“I’m not sure about that,” said Kuka, who has worked on the news in both markets. “Sydney possibly thinks a little bit bigger picture. Maybe a little bit more national and worldly. We try to lead on local when we can because Perth people are more parochial. Not dissimilar to how Adelaide and Brisbane are too. Melbourne and Sydney perhaps less so.”

When it comes to constructing the bulletin, Seven Perth has a plan. “We always want exclusives. That is the selling point when people can the news at any minute of the day. We have something called Local Champions which we run in the fourth break just before sport. We wanted to engage with the suburbs a bit more. We felt there were some stories going untold. Every Sunday and Wednesday for eight weeks we went and found people making a difference. Another segment came from reporter Graeme Butler, who’s been a reporter for over 30 years. He now has a segment called Butler’s Budget Buster every Tuesday night. People are struggling with the cost of living, inflation and home loan rates.

“Even our sports segment might be different to the rest of the country. On Mondays, we have Barra’s Breakdown. The ex-West Coast Eagles footballer who played 20 years ago for them, Adrian Barich, talks about the big moments of the weekend and the things to watch and any fallout from the results.”

Seven Perth News

Adrian Barich and Ben Cousins

The Perth bulletins feature the coaches of both Perth AFL teams, both of whom sadly saw no September action this year, talking about why their teams were so bad or not. “With Eagles’ coach Adam Simpson under so much pressure to keep his job this year, people switch to us to hear him justify what he’s been doing.

“[Former Eagle] Ben Cousins is back working with us. He has a huge profile and has started reading our morning news. He also does a segment on the Thursday evening news called Barra and Ben’s Breakdown where they look at the game coming on the weekend. The players to watch and who might win and why.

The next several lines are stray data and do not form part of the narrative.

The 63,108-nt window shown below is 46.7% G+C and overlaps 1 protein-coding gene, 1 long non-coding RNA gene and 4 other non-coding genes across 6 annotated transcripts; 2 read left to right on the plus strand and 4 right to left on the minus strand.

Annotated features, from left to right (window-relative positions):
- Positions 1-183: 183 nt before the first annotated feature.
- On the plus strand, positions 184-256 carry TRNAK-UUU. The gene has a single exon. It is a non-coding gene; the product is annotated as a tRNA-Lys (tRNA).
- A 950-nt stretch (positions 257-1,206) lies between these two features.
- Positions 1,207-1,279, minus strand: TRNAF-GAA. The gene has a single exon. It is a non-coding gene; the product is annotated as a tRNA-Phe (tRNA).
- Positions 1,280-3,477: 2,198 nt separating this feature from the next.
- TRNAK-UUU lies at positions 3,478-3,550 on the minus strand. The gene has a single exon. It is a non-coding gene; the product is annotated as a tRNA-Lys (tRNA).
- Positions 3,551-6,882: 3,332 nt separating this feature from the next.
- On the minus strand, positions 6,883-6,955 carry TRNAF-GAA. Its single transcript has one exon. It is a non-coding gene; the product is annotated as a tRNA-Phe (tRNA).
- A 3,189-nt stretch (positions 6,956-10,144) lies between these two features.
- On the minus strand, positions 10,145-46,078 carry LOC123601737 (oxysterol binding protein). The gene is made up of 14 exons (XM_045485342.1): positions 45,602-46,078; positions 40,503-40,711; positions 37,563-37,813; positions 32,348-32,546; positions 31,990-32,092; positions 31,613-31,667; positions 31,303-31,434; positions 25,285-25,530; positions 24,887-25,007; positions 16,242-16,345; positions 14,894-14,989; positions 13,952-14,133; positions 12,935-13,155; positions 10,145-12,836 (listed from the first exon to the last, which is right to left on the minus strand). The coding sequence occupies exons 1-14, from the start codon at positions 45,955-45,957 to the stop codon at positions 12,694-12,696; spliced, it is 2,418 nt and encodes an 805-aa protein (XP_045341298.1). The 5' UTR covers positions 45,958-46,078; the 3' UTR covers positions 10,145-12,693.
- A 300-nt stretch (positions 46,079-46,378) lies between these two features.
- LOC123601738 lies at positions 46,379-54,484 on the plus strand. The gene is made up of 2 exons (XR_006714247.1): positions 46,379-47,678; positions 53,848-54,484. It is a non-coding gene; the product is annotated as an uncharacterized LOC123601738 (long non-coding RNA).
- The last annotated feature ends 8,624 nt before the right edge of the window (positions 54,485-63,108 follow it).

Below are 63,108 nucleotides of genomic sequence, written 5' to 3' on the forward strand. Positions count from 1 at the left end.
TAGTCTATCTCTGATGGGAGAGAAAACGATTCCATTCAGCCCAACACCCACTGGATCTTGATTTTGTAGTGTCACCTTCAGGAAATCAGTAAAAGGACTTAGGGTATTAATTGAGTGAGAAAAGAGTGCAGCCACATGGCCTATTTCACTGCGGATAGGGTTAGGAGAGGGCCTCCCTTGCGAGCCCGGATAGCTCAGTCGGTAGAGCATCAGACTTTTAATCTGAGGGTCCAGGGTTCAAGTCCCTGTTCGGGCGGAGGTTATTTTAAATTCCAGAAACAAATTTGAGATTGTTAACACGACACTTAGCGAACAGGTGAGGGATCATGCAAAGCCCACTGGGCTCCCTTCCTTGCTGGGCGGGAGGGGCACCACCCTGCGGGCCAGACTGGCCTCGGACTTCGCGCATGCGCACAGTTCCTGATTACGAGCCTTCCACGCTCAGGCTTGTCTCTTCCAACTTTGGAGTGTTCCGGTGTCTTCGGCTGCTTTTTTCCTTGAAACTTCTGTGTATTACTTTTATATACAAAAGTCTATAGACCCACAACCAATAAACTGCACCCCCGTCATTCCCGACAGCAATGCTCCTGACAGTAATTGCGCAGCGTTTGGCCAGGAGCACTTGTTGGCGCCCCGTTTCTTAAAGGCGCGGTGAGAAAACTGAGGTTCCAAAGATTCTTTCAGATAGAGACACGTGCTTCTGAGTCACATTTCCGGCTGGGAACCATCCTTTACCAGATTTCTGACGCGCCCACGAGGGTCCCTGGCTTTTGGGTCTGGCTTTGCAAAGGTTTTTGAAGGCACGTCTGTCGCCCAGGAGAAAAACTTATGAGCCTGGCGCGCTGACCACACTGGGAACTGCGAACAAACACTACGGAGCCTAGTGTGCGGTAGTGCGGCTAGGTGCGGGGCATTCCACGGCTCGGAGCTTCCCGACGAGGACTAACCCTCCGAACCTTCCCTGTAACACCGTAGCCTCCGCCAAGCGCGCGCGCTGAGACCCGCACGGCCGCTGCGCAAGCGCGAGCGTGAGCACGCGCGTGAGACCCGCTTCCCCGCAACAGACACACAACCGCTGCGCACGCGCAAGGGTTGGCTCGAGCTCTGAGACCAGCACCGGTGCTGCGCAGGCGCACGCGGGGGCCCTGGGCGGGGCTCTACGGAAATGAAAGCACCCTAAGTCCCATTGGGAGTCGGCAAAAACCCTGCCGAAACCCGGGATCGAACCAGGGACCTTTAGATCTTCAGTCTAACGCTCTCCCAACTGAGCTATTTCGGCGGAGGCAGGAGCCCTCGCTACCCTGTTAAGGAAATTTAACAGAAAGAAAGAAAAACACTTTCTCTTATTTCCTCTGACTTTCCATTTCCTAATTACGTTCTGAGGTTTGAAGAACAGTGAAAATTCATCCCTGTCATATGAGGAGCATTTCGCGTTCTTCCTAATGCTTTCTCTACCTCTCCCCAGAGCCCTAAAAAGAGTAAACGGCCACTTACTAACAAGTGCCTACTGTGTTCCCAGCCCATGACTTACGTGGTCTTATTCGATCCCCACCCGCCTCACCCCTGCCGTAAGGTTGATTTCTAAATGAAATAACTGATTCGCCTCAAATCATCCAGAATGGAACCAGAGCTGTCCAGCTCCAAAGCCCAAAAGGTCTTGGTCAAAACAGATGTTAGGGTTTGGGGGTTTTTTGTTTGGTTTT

“We are already working on how the Perth teams are rebuilding to be more competitive next year.”

State politics has special importance in Western Australia. “Perth was so different during Covid,” Kuka reminded us. “Former premier Mark McGowan had a rating over 90% when he shut the borders. We have two state political reporters. Geof Parry is our state political editor and he has over 40 years’ experience having worked here, Canberra, overseas and recently back from Ukraine. We also have Jessica Page who is the state political reporter.”

National is certainly not ignored though. “Seven’s political editor Mark Riley writes a column for The West Australian so the engagement with him in the West is pretty big too.”

Around the state, Seven’s regional bulletins go out at 5.30pm followed by the Perth news at 6pm.

Main photo: Seven Perth news presenters Rick Ardon and Susannah Carr

Mediaweek – How Seven West Media makes news. See also:

Anthony De Ceglie keeps The West Australian in the middle, yet as provocative as possible

Craig McPherson: Seven News working on metro clean sweep in best year of ratings in a decade